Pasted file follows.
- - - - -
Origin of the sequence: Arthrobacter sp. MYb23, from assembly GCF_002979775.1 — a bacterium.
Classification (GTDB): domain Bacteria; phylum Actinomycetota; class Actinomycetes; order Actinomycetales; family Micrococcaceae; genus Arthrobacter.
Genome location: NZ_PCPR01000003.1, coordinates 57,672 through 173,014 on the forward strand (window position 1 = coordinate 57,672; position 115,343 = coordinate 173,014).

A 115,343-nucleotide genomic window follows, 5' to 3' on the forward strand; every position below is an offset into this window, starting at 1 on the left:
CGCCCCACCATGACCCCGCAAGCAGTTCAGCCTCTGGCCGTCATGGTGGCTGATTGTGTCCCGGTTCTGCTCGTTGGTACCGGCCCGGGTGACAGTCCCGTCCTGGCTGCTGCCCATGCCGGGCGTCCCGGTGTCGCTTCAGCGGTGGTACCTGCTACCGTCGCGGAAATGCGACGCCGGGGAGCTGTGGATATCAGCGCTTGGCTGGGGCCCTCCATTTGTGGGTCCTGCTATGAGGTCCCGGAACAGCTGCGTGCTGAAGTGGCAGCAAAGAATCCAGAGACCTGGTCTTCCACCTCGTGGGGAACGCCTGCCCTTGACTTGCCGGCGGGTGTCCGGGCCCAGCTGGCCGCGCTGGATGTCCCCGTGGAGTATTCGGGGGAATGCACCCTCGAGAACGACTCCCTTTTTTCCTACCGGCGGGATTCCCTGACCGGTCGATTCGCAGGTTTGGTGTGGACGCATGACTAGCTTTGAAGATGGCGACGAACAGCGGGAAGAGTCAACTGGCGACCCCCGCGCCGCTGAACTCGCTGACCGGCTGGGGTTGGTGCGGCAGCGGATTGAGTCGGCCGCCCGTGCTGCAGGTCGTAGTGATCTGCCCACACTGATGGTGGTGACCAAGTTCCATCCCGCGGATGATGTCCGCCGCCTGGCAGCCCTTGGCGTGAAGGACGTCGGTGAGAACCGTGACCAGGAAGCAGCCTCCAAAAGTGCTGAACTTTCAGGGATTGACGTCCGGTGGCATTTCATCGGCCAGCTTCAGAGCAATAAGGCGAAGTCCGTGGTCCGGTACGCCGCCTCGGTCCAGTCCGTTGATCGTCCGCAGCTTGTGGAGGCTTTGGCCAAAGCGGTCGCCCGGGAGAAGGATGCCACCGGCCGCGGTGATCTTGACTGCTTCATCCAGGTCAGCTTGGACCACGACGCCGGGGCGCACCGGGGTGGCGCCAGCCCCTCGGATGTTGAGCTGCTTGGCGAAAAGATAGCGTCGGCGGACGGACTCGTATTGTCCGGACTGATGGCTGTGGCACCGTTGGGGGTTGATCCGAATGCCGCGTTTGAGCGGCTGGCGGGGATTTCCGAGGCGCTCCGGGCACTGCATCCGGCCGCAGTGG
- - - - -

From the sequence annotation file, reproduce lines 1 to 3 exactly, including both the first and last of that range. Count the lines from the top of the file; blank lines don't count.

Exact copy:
Origin of the sequence: Arthrobacter sp. MYb23, from assembly GCF_002979775.1 — a bacterium.
Classification (GTDB): domain Bacteria; phylum Actinomycetota; class Actinomycetes; order Actinomycetales; family Micrococcaceae; genus Arthrobacter.
Genome location: NZ_PCPR01000003.1, coordinates 57,672 through 173,014 on the forward strand (window position 1 = coordinate 57,672; position 115,343 = coordinate 173,014).